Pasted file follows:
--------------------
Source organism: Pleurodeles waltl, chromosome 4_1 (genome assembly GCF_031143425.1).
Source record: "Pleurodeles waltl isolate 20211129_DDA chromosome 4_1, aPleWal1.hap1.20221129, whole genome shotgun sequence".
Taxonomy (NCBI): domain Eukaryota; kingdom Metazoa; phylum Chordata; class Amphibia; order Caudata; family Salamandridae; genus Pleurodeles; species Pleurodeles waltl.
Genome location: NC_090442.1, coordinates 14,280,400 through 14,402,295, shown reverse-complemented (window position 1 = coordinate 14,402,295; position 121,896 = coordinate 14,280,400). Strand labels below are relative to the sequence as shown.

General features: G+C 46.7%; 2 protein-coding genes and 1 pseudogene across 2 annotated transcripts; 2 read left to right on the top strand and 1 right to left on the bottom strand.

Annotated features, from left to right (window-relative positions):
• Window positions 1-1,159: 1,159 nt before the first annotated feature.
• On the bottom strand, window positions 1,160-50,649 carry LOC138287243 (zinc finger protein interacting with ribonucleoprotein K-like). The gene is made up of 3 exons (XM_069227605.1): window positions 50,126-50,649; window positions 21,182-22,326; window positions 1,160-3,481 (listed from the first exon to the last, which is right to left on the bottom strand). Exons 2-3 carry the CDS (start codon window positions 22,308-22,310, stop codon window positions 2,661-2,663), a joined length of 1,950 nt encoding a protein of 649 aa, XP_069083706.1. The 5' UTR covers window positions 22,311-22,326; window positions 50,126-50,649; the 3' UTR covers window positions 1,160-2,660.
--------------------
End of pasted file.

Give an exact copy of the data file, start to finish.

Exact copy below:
Source organism: Pleurodeles waltl, chromosome 4_1 (genome assembly GCF_031143425.1).
Source record: "Pleurodeles waltl isolate 20211129_DDA chromosome 4_1, aPleWal1.hap1.20221129, whole genome shotgun sequence".
Taxonomy (NCBI): domain Eukaryota; kingdom Metazoa; phylum Chordata; class Amphibia; order Caudata; family Salamandridae; genus Pleurodeles; species Pleurodeles waltl.
Genome location: NC_090442.1, coordinates 14,280,400 through 14,402,295, shown reverse-complemented (window position 1 = coordinate 14,402,295; position 121,896 = coordinate 14,280,400). Strand labels below are relative to the sequence as shown.

General features: G+C 46.7%; 2 protein-coding genes and 1 pseudogene across 2 annotated transcripts; 2 read left to right on the top strand and 1 right to left on the bottom strand.

Annotated features, from left to right (window-relative positions):
• Window positions 1-1,159: 1,159 nt before the first annotated feature.
• On the bottom strand, window positions 1,160-50,649 carry LOC138287243 (zinc finger protein interacting with ribonucleoprotein K-like). The gene is made up of 3 exons (XM_069227605.1): window positions 50,126-50,649; window positions 21,182-22,326; window positions 1,160-3,481 (listed from the first exon to the last, which is right to left on the bottom strand). Exons 2-3 carry the CDS (start codon window positions 22,308-22,310, stop codon window positions 2,661-2,663), a joined length of 1,950 nt encoding a protein of 649 aa, XP_069083706.1. The 5' UTR covers window positions 22,311-22,326; window positions 50,126-50,649; the 3' UTR covers window positions 1,160-2,660.